Inevitably distributed systems often need a Windows service or two for certain tasks.  The creation of a Windows service project and hooking up a project installer to the service is fairly straightforward; so, I’m not going to get into much detail about that stuff. The stuff that I find that isn’t well understood is how to debug and deploy these services in a development environment. First off, debugging.  A service is just an executable that is started up by the Windows service manager.  From a native application standpoint, it has some entry points in it that the service manager looks … Continue reading Developing Windows Services in Visual Studio

Unbind a Visual Studio 2010 Solution from Source Code Control

I was working with a solution that I got from someone else the other day.  When I loaded it up, Visual Studio 2010 informed me that it could not connect to a TFS server at some URL and will open the solution in offline mode (or something to that effect).  Of course, I have no access to this TFS server, so, I’m going to get this message every time I open this solution.  That’s going to get annoying pretty fast. So, I had a quick search on the Internet about removing source code control from a Visual Studio 2010.  I … Continue reading Unbind a Visual Studio 2010 Solution from Source Code Control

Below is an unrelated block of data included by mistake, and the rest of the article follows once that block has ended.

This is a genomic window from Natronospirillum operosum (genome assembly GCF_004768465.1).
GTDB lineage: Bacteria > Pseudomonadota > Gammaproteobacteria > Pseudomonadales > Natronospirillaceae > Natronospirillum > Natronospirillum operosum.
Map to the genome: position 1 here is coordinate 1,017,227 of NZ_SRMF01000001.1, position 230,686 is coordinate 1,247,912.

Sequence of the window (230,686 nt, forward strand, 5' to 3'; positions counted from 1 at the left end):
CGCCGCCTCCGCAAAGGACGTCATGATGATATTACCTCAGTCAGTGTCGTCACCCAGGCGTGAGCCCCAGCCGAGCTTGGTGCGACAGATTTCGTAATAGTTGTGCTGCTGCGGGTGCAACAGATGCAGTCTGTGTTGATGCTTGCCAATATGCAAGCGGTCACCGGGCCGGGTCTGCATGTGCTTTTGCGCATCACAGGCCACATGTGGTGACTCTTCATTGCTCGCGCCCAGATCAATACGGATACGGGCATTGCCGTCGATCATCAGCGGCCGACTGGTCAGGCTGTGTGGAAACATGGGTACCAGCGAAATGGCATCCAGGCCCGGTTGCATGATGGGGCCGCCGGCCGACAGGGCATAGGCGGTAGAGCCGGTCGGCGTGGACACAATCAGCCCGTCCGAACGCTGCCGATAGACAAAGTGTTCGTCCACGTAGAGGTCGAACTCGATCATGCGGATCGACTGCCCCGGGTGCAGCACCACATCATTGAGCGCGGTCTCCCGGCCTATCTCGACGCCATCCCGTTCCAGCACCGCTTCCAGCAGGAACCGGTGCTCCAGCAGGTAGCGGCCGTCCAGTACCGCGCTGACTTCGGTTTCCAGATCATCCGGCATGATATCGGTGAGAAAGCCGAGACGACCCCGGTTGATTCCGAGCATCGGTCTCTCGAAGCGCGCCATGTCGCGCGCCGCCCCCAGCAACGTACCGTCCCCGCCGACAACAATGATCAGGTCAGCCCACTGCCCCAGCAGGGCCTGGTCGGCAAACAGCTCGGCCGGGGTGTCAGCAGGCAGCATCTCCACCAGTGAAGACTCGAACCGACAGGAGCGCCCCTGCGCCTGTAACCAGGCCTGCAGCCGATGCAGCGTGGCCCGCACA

Visual Studio 2010, Enhance your Jedi Skillz

I’ve blogged about becoming a Jedi in Visual Studio 2008 before.  Being a Jedi in Visual Studio means you focus more on adding value to the software you’re working with and less on the process of the IDE you’re doing your work in. Visual Studio 2010 has some great features to allow you to do just that.  So much so, in fact, that I can’t possibly do them justice in a single post.  I’ll start with a few here and continue with a few posts on ways to get Visual Studio 2010 to let you write software faster. All of … Continue reading Visual Studio 2010, Enhance your Jedi Skillz

Using the dynamic Keyword in C# to Improve Object Orientation – A Follow-up